18 April 2019
The University of Arizona Press is constantly working toward innovative, forward-thinking ways to connect our scholarship with readers worldwide. We are pleased to announce a new selection of titles in the fields of anthropology and archaeology are now available as open access (OA). The University of Arizona Press has been a leading publisher in those fields since it was founded by future-thinking members of the University of Arizona’s anthropology department 60 years ago.
Thanks to financial support from Knowledge Unlatched, we have been able to move six titles to OA format. The titles are available either via link on our website or directly through the OAPEN Foundation.
Now Available as OA:
Edited by Bram Büscher, Wolfram Dressler, and Robert Fletcher
With global wildlife populations and biodiversity riches in peril, it is obvious that innovative methods of addressing our planet’s environmental problems are needed. But is “the market” the answer? Nature™ Inc. brings together cutting-edge research by respected scholars from around the world to analyze how “neoliberal conservation” is reshaping human–nature relations.
Foods of Association
Nina L. Etkin
This fascinating book examines the biology and culture of foods and beverages that are consumed in communal settings, with special attention to their health implications. Nina Etkin covers a wealth of topics, exploring human evolutionary history, the Slow Food movement, ritual and ceremonial foods, caffeinated beverages, spices, the street foods of Hawaii and northern Nigeria, and even bottled water. Her work is framed by a biocultural perspective that considers both the physiological implications of consumption and the cultural construction and circulation of foods.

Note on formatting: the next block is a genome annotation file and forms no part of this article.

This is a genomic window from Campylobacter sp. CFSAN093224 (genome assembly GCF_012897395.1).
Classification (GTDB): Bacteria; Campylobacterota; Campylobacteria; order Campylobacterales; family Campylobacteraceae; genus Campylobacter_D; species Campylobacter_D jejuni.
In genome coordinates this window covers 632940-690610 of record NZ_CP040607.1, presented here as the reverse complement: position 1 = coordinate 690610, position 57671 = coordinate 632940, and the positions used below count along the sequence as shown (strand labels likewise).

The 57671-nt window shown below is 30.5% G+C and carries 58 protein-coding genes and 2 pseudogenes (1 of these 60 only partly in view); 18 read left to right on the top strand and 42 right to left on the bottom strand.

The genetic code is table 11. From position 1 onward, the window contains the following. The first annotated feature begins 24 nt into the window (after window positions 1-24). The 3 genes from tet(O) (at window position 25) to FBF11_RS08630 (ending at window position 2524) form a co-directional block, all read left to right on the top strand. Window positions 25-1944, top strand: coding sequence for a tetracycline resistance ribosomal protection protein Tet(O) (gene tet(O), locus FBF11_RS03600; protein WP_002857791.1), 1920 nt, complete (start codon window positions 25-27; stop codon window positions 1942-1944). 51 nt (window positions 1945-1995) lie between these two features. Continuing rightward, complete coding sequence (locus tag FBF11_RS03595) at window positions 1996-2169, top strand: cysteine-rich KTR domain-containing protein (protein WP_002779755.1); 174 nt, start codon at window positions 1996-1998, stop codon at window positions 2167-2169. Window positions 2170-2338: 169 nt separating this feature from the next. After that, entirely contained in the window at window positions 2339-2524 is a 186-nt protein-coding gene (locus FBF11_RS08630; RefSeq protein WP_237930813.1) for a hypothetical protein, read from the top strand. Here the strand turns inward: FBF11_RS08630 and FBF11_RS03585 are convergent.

Reimagining Marginalized Foods
Edited by Elizabeth Finnis
This volume brings together ethnographically based anthropological analyses of shifting meanings and representations associated with the foods, ingredients, and cooking practices that of marginalized and/or indigenous cultures. Contributors are particularly interested in how these foods intersect with politics, nationhood and governance, identity, authenticity, and conservation.
Nature and Antiquities
Edited by Philip L. Kohl, Irina Podgorny, and Stefanie Gänger
Nature and Antiquities analyzes how the study of indigenous peoples was linked to the study of nature and natural sciences. Leading scholars break new ground and entreat archaeologists to acknowledge the importance of ways of knowing in the study of nature in the history of archaeology.
Mark Q. Sutton, Kristin D. Sobolik, and Jill K. Gardner
The study of paleonutrition provides valuable insights into shifts and changes in human history. This comprehensive book describes the nature of paleonutrition studies, reviews the history of research, discusses methodological issues in the reconstruction of prehistoric diets, presents theoretical frameworks frequently used in research, and showcases examples in which analyses have been successfully conducted on prehistoric individuals, groups, and populations.
Women Who Stay Behind
Ruth Trinidad Galván
Women Who Stay Behind examines the social, educational, and cultural resources rural Mexican women employ to creatively survive the conditions created by the migration of loved ones. Using narrative, research, and theory, Ruth Trinidad Galván presents a hopeful picture of what is traditionally viewed as the abject circumstances of poor and working-class people in Mexico who are forced to migrate to survive.